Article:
Are you aware where you lose most of the time within your CD process? With advancements of DevOps best practices we are seeing an increased amount of automation, which speeds up software delivery and removes much of the burden from individuals and teams. But, it also introduces new forms of “waste”; activities, automated or not, that are inefficient.
Key areas of waste in the software delivery system
Processing Time. Time spent in automation processing work. Inefficient automation or unnecessary steps can cause long running pipelines that result in slow feedback cycles.
Waiting Time. Time spent in between activities. This could be due to hand-off, inefficient information flow or not optimized automation in between stages of your CD pipeline. This is much harder to identify and make visible. Value stream management surfaces this wait time in between activities.
Unreliable Processing. The more we automate, the more we need to treat the automation system as production-critical. Flakey automation and flakey test suite execution cause waste. It is often hard to measure how much time is actually lost because of this to justify an extended amount of time improving test suite or automation reliability.
Defects. It is important to capture defects, compliance and security violations as part of your delivery process. The quicker these feedback cycles the more quickly these can be resolved and the less context switching the development team has to do. The later these defects or violations are surfaced as part of the CD process the longer the feedback cycles and the more time spent moving non deployable work through the system, which results in waste and inefficiencies.
Announcing gate performance metrics
DevOptics already surfaces the lead time and the change failure rate of each gate. We are excited to announce that now we also provide insights into DevOps waste as part of lead time by splitting it up into queue time, processing time and idle time on a gate level:
Mean queue time. Shows the amount of time commits spent in the queue before the job started running.
Mean processing time. Shows the amount of time it takes from when a job starts to when it completes successfully.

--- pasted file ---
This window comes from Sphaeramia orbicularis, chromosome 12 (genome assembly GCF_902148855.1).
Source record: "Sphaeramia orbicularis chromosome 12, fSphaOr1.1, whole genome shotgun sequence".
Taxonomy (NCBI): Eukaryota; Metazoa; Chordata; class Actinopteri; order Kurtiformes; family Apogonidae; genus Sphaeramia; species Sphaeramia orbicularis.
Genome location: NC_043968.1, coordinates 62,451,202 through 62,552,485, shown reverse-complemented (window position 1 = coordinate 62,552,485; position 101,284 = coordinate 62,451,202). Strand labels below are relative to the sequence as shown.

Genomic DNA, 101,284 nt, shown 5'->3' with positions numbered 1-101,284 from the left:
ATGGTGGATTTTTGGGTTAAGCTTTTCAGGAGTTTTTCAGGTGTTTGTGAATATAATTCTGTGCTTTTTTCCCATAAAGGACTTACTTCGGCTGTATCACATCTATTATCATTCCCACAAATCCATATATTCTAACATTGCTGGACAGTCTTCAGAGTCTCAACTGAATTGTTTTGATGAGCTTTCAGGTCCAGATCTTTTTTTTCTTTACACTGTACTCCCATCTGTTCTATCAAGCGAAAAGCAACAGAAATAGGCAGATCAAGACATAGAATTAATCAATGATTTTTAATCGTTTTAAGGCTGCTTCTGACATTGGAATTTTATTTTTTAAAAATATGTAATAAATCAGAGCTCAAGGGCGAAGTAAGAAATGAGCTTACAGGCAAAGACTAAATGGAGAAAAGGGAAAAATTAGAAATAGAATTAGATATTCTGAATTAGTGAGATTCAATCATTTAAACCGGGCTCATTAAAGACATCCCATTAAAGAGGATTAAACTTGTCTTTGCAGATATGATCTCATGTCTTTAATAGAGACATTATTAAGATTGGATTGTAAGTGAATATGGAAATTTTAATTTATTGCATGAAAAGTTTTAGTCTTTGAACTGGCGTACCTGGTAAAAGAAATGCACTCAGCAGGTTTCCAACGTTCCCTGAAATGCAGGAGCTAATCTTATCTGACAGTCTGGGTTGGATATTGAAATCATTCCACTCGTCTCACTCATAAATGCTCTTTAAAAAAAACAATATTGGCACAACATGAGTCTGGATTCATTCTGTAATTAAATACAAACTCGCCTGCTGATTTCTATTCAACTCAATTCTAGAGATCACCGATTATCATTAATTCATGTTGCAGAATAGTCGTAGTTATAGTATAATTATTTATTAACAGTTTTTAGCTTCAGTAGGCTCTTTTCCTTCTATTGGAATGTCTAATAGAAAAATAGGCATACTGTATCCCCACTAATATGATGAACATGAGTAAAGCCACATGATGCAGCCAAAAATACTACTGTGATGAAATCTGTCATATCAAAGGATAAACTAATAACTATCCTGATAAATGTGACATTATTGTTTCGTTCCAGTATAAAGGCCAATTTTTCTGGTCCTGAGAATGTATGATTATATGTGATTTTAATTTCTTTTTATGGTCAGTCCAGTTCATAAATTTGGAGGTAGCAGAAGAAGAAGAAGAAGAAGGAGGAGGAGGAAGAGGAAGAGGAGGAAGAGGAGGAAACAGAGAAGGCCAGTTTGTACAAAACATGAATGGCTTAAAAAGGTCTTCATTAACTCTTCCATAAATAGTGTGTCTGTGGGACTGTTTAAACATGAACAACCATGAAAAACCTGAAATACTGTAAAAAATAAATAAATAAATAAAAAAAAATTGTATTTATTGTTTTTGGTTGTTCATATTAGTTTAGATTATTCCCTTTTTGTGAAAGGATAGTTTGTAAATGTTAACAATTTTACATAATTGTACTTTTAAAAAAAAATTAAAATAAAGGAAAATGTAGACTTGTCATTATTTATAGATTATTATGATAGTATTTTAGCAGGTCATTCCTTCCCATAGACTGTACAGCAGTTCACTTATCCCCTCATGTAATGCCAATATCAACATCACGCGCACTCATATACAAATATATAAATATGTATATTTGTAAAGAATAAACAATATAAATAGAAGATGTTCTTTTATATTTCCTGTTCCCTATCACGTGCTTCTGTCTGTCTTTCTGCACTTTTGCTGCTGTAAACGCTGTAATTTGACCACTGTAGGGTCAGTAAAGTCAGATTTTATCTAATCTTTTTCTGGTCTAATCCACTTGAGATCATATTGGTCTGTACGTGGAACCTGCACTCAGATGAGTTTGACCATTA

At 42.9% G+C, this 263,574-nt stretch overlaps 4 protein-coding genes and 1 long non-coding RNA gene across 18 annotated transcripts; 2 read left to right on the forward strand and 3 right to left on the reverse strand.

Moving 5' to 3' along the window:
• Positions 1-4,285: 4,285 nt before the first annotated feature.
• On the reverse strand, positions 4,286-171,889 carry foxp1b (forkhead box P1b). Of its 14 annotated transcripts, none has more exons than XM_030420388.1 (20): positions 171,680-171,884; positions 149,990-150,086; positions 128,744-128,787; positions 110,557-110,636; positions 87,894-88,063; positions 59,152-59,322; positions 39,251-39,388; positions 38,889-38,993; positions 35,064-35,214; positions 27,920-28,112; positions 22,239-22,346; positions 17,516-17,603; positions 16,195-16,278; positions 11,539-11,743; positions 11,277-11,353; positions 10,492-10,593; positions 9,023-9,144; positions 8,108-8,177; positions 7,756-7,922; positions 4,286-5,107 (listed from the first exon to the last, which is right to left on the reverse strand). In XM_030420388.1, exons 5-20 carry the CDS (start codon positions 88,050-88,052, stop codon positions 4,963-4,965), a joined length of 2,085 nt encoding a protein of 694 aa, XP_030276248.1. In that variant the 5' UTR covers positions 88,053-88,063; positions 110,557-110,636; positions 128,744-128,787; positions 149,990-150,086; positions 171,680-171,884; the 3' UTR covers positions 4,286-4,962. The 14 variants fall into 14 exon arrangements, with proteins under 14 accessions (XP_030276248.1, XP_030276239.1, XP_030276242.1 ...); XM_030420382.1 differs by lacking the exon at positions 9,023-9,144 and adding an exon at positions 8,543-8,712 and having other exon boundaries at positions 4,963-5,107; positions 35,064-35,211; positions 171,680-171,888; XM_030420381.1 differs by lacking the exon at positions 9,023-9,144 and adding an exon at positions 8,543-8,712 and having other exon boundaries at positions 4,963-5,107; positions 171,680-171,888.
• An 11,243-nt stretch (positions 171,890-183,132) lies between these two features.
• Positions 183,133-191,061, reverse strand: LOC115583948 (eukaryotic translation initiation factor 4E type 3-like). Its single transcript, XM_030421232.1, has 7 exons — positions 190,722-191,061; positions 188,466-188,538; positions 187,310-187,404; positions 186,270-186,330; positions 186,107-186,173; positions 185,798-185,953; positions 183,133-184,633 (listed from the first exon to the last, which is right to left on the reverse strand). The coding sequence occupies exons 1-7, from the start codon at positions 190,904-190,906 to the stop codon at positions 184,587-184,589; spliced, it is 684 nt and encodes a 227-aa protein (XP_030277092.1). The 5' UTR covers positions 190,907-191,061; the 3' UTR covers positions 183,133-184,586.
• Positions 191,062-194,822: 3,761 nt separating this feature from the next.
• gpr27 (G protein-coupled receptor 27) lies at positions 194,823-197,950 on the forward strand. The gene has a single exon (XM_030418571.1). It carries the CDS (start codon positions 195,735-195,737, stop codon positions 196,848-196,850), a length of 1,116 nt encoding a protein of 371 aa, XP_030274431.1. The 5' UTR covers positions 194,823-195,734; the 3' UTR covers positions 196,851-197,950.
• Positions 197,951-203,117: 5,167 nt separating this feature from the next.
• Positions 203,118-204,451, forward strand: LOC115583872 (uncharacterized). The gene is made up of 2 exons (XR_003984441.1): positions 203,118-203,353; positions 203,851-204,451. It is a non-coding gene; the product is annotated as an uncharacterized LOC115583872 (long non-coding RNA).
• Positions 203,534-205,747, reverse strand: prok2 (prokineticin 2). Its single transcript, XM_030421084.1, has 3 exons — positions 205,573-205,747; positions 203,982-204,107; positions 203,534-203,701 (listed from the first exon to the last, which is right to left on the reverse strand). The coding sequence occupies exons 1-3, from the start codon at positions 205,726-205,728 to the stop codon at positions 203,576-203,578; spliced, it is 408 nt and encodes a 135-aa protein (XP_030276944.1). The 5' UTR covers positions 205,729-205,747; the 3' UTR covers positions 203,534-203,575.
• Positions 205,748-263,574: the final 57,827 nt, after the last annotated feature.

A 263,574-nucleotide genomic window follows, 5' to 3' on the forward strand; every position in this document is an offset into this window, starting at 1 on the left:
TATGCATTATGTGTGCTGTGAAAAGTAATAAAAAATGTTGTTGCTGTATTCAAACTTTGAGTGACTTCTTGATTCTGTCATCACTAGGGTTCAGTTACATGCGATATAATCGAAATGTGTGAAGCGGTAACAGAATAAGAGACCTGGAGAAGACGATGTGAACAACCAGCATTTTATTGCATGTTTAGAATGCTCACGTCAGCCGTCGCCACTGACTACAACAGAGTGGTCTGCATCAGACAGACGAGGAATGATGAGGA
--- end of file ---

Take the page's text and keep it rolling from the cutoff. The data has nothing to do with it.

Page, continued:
Mean idle time. Shows the amount of time a successful commit spends in a gate after it is processed and before it is picked up by a downstream gate.
Together with Change Failure Rate on the gate, the new performance metrics enable you to analyze your lead time in detail and better understand where inefficiencies may be slowing the velocity of the value flow in the software delivery process.
DevOptics case study
Here is some context. The “API build” gate on the DevOptics value stream is failing. This draws attention to the gate and triggers further analysis of the performance of this gate:
Comparing processing and idle time. The time it takes to successfully process a change is 3x higher than the time it takes for the change to be picked up by the next step in the value stream.
Analyze waste due to unreliable processing. Additionally, the Change Failure Rate (CFR) of 30% is contributing additional waste to successful processing and causes almost ⅓ of all runs to fail, blocking work from moving on. What is interesting is that Change Failure Rate seemed stable, but then started to spike and increase.
Impact of gate change failure rate on processing time. These spikes in Change Failure Rate also caused the processing time to spike and become more unpredictable.
As mentioned above the "API build" gate is failing right now, completely blocking work from moving forward. That means we need to improve the resilience of this process to stabilize and optimize processing time and then zoom back out to look at the overall value stream to see if there are bigger inefficiencies.
At CloudBees, we are continuously improving our DevOptics value stream analysis and aim to provide actionable insights into your software delivery system.
If you are interested in value stream management and key DevOps metrics, get in touch and learn how CloudBees DevOptics can help you improve your software delivery process.
Or start using CloudBees DevOptics Free to get the visibility and insights to measure, manage and improve your software delivery platform.
Download the whitepaper about measuring DevOps metrics and performance
Read more about exporting DevOptics metrics to CSV files
Learn about creating value streams
Alex Tacho is director of product management for CloudBees DevOptics. Prior to working at CloudBees, he was director of product management at CodeShip. At CodeShip, he was involved in building a continuous integration and delivery service to help product and engineering teams automate and improve their software delivery workflows.
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